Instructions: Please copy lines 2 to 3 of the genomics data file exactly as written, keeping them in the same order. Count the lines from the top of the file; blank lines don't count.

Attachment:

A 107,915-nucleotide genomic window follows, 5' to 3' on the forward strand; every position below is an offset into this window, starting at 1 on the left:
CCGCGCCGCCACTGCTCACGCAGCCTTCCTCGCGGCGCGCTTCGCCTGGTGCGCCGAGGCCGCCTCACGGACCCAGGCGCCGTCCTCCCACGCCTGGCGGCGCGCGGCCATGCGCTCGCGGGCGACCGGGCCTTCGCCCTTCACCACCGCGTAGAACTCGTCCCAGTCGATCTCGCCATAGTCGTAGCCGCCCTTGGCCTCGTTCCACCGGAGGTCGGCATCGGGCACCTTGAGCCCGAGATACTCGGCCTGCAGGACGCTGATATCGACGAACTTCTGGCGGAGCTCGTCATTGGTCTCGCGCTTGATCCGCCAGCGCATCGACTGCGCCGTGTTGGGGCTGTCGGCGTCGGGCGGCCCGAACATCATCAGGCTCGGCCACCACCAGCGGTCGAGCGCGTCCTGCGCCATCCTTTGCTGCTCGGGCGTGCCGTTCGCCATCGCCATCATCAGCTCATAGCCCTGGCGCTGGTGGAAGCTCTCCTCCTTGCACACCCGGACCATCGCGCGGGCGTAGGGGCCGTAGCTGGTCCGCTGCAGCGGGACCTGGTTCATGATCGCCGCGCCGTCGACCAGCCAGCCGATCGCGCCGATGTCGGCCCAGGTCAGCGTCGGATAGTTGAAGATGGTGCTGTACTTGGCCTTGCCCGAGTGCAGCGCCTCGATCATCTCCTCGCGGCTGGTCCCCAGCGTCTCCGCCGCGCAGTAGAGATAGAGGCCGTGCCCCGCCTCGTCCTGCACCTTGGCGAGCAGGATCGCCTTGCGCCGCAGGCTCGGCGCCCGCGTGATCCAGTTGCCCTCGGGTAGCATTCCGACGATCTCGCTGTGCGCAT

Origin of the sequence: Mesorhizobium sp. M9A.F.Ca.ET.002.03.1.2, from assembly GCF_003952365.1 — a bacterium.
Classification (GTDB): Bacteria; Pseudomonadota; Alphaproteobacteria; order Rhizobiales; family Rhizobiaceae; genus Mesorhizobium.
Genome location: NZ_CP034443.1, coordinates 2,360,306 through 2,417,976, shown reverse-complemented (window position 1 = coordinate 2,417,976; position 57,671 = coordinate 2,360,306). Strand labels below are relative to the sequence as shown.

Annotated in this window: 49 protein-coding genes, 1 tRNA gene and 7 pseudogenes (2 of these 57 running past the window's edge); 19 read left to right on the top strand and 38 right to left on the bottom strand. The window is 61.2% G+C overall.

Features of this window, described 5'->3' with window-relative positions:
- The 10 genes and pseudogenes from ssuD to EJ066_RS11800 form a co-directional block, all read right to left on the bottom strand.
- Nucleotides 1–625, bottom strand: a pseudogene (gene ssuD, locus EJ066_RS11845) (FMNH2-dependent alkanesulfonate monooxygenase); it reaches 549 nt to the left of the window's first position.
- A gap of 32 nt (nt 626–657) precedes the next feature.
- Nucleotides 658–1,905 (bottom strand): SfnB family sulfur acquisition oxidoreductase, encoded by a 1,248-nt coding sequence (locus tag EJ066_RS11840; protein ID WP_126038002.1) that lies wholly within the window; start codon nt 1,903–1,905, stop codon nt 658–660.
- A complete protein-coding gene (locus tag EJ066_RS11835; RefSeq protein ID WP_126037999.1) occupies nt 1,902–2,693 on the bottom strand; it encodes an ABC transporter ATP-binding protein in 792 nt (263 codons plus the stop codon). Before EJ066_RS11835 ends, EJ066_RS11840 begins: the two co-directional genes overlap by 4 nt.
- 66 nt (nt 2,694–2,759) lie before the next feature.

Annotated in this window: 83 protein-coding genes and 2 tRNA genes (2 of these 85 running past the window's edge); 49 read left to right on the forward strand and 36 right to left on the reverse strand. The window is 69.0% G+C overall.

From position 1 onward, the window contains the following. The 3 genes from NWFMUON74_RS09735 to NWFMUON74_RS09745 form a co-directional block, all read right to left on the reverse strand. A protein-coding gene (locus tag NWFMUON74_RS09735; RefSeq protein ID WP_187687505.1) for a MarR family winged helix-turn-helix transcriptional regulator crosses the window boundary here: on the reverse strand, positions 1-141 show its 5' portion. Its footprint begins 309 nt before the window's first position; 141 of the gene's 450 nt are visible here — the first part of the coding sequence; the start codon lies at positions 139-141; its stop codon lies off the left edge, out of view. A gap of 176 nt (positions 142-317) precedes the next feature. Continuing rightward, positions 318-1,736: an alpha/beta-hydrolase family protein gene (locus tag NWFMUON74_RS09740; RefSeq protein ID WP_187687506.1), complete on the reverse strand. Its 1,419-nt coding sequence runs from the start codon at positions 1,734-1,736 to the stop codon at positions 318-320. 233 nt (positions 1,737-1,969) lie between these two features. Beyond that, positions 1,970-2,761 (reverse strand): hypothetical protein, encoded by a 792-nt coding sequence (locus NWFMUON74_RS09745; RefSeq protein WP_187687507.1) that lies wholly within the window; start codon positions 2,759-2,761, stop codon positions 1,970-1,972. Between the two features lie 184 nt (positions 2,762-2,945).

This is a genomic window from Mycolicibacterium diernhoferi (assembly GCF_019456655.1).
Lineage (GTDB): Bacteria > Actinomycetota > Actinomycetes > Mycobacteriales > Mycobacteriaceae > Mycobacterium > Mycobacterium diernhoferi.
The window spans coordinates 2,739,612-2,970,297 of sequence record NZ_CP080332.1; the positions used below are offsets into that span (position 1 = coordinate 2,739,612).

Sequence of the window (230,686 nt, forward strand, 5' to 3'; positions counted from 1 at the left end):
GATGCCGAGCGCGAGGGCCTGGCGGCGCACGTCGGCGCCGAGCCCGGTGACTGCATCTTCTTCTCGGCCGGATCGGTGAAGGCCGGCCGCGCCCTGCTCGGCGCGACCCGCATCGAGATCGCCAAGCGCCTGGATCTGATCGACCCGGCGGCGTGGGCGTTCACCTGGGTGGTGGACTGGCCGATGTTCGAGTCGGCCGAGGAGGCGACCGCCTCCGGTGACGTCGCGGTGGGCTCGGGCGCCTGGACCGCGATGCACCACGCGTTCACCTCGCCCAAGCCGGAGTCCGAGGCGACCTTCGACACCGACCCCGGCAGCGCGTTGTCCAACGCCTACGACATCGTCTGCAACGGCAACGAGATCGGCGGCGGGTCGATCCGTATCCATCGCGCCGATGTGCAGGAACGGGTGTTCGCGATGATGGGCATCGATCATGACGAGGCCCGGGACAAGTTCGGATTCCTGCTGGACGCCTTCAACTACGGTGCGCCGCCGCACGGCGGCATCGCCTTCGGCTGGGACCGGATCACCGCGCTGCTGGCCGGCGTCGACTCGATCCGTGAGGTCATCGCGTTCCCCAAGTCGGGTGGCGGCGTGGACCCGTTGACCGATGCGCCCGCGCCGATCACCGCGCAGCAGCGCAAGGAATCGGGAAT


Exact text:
CCGCGCCGCCACTGCTCACGCAGCCTTCCTCGCGGCGCGCTTCGCCTGGTGCGCCGAGGCCGCCTCACGGACCCAGGCGCCGTCCTCCCACGCCTGGCGGCGCGCGGCCATGCGCTCGCGGGCGACCGGGCCTTCGCCCTTCACCACCGCGTAGAACTCGTCCCAGTCGATCTCGCCATAGTCGTAGCCGCCCTTGGCCTCGTTCCACCGGAGGTCGGCATCGGGCACCTTGAGCCCGAGATACTCGGCCTGCAGGACGCTGATATCGACGAACTTCTGGCGGAGCTCGTCATTGGTCTCGCGCTTGATCCGCCAGCGCATCGACTGCGCCGTGTTGGGGCTGTCGGCGTCGGGCGGCCCGAACATCATCAGGCTCGGCCACCACCAGCGGTCGAGCGCGTCCTGCGCCATCCTTTGCTGCTCGGGCGTGCCGTTCGCCATCGCCATCATCAGCTCATAGCCCTGGCGCTGGTGGAAGCTCTCCTCCTTGCACACCCGGACCATCGCGCGGGCGTAGGGGCCGTAGCTGGTCCGCTGCAGCGGGACCTGGTTCATGATCGCCGCGCCGTCGACCAGCCAGCCGATCGCGCCGATGTCGGCCCAGGTCAGCGTCGGATAGTTGAAGATGGTGCTGTACTTGGCCTTGCCCGAGTGCAGCGCCTCGATCATCTCCTCGCGGCTGGTCCCCAGCGTCTCCGCCGCGCAGTAGAGATAGAGGCCGTGCCCCGCCTCGTCCTGCACCTTGGCGAGCAGGATCGCCTTGCGCCGCAGGCTCGGCGCCCGCGTGATCCAGTTGCCCTCGGGTAGCATTCCGACGATCTCGCTGTGCGCAT

Origin of the sequence: Mesorhizobium sp. M9A.F.Ca.ET.002.03.1.2, from assembly GCF_003952365.1 — a bacterium.